The army has been called in to test around 900 workers at a chicken factory after a coronavirus outbreak was detected.

Employees at the 2 Sisters food processing plant in Coupar Angus, Scotland, have been told to self-isolate, with 29 of them testing positive.

After around 900 staff were tested following the 29 positive results, workers were told to book another test if they begin to show symptoms.

NHS Tayside’s associate director of public health Dr Emma Fletcher said: “All agencies continue to work closely together to manage the outbreak related to the factory.

“We strongly encourage all workers to take up the offer of testing to help prevent further spread of the infection in the community.

900 staff were tested following the 29 positive results
(Image: Perthshire Advertiser)

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“The public should be reassured that the plant remains non-operational however contractors are continuing to attend the site to ensure animal welfare.

“Children of factory workers who are self-isolating can continue to attend school as long as they have no symptoms and have not tested positive.

“Our advice to the wider community is to remain vigilant to this infection. Please continue to follow the FACTS guidance and if anyone is experiencing symptoms of coronavirus, they should self-isolate and seek a test.”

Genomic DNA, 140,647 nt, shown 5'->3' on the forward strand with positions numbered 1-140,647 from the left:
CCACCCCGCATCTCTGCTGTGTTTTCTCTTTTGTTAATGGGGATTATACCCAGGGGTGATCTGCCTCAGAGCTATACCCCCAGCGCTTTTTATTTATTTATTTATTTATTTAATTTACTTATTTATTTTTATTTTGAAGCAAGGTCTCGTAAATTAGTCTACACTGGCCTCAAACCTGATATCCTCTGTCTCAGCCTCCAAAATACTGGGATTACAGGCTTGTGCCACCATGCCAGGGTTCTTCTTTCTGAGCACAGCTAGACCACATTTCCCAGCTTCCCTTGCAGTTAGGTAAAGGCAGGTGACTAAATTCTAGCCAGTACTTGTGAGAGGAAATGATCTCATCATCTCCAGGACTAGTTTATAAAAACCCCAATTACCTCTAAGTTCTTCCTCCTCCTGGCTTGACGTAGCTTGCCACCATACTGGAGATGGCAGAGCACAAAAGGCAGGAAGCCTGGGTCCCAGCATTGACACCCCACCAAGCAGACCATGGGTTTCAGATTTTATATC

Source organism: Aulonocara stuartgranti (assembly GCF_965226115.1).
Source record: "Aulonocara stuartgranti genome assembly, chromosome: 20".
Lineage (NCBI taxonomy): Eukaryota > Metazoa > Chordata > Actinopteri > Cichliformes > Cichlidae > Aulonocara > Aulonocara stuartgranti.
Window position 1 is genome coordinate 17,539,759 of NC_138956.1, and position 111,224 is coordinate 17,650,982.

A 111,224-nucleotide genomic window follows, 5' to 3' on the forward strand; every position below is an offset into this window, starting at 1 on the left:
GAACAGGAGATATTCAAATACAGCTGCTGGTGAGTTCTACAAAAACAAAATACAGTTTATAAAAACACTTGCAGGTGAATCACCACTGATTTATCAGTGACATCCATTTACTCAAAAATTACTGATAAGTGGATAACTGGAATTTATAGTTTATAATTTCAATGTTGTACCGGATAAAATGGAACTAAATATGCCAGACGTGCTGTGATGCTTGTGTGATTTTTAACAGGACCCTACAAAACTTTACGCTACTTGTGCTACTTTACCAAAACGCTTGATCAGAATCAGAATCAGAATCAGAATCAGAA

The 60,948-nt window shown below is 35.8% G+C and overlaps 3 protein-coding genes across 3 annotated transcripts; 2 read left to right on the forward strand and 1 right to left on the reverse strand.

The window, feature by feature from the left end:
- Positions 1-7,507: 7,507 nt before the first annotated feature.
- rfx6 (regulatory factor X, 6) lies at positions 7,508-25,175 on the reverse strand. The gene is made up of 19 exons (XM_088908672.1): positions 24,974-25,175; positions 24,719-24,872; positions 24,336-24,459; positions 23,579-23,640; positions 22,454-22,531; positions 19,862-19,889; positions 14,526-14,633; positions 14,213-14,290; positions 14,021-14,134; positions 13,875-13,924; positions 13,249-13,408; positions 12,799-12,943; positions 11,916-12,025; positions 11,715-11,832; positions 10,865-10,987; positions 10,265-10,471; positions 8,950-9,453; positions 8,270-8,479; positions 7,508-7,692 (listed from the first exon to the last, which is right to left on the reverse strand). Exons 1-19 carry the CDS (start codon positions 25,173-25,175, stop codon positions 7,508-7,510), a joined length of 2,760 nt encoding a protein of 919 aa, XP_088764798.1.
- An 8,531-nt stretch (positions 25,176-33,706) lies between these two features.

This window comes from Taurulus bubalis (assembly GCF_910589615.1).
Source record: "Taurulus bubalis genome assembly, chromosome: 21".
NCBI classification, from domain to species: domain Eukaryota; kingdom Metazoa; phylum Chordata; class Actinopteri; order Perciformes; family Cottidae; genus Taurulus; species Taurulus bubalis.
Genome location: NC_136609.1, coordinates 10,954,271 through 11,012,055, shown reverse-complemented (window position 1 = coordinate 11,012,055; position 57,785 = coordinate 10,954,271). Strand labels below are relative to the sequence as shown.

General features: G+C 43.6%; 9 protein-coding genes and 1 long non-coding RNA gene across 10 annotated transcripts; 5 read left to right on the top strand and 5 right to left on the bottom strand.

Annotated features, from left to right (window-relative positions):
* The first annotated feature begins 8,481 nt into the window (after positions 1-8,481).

It’s believed the outbreak was started by a manager who caught the virus from a relative, reports The Courier.

A testing site was set up in a marquee in the grounds of the factory and all workers have been told to stay at home and self-isolate until August 31.

Workers have been told to self-isolate until August 31
(Image: Perthshire Advertiser)

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Locals reportedly raised concerns that there could be a ‘mini-epidemic’ at the plant after seeing staff standing close to each other by the gates at the start and end of shifts and during smoking breaks, report the Daily Record.

There were also reports of “gatherings” at the Scotmid store in the town and it was claimed that cars were arriving at the factory transporting a number people, sparking fears workers were sharing lifts.

At the time, Wendy McColmes, vice chair of Coupar Angus Community Council, warned Strathmore Ward councillors of “a mini epidemic”.

She said: “There is widespread unhappiness about the way the employees walk around the town in groups ‘coughing and spitting’, car sharing and going into shops.

“People in Coupar are very concerned there will be a mini epidemic. It’s a matter of time.

“We need a concerted, multi pronged approach to getting this sorted out.”

Scotland’s First Minister Nicola Sturgeon earlier said of the situation: “This is a complex and potentially significant cluster.

“In addition to the overriding public health concern relating to the outbreak, the closure of the plant potentially, of course, has an economic impact, and we also need to consider possible animal welfare issues.”



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